Since 2003, Negicco have delivered music and performed live on a regular basis on several stages between Tokyo and their beloved city of Niigata with no sign of slowing down, always keeping up their work with a smile on their faces and occasionally some tears. Negicco isn’t a common group after all, and in all honesty, as the most popular local Indie Idol unit of Japan, they are an anomaly in the music industry: Being active for thirteen years (we’re talking about girls who performed with Perfume in the early days), gathering a very attached fanbase, and still keeping their local identity intact while performing on the same kind of stages they were hitting when they were barely teenagers, shows how much these girls love what they do, but also casts a shadow on their future and on their real intentions as artists, because at the moment, it isn’t exactly clear what direction Nao☆, Megu and Kaede are taking. Their contract with well known indie label T-Palette and the release of their first, impressively good album Melody Palette looked like the beginning of a new era and the turning point they deserved as talented Idols and veterans of the scene, but as anticipated by the weak series of singles released in the past year, with their second full length album the result is unavoidably and sadly weaker.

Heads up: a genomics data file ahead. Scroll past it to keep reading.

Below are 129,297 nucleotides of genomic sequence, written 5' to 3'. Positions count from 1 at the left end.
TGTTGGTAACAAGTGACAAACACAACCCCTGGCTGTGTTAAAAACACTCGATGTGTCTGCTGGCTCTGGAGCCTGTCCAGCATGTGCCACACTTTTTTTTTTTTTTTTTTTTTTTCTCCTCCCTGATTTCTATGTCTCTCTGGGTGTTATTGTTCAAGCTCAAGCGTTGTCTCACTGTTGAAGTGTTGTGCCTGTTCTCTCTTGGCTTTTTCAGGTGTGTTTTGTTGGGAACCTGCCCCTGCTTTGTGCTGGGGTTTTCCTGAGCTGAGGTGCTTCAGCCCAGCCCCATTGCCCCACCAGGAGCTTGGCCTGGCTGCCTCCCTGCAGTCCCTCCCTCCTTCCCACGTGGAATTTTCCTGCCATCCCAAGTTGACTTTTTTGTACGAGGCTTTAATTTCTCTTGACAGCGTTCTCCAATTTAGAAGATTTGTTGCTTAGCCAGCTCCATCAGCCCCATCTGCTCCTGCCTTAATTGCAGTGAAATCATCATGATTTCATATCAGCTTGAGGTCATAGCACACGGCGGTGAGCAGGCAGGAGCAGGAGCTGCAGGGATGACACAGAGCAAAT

That doesn’t mean everything is bad, but it’s clear that Rice & Snow is an album with no coherence or consistence at all, despite its clear approach: What Negicco tried to do is to create a structured album featuring songs showcasing both their classic synth-pop sound and their delicate, simple and instrumental pieces repeatedly proposed during this era, with a result that gives mixed feelings but also clear answers on what these girls and their long time producer connie can do in terms of choices. With a smart and almost coherent flow going through the entire record, Rice & Snow alternates sections of electronic and upbeat pieces and slower tracks, for a various experience composed of songs that sometimes reach their achievement, and sometimes not. Despite its clear flaws already analyzed in my previous review, Triple! WONDERLAND finds its place in the album as an energetic opening and a nice way to kick off the album with the formula the girls still keep close to them, also well represented by the following Tokimeki no Headliner, one of the best tracks on the album and of their recent catalogue, featuring a very particular, almost melancholic vibe balanced by a nice structure and catchy choruses, leaving behind the sometimes too cheesy attitude found in several tracks of their discography. But while the album kicks off nicely, the central part of it is dominated by the softer and more instrumental approach adopted in most of their recent productions, matching their image of “pure girls” and local idols greatly, but with shallow and honestly boring results on the musical side. This doesn’t necessarily mean it’s entirely bad: The production is crystalline and some ideas are really nice and well developed, like the nice guitar riffing and rythmic section in Sunshine Nihonkai or the catchiness of 1000% no Kaotomoi, but in the midst or repetitiveness and exaggerated length of these tracks, these are sadly details that get lost in generally shallow and excessively cheesy songs that will just get through your ears unanimously with no real highlight or charisma to entertain; What’s even worse, one of the most famous and played tracks of their catalogue, Sayonara Music, isn’t present here, a real shame as this excellent track could have well represented this side of their sound way better than half of the tracks present in this record.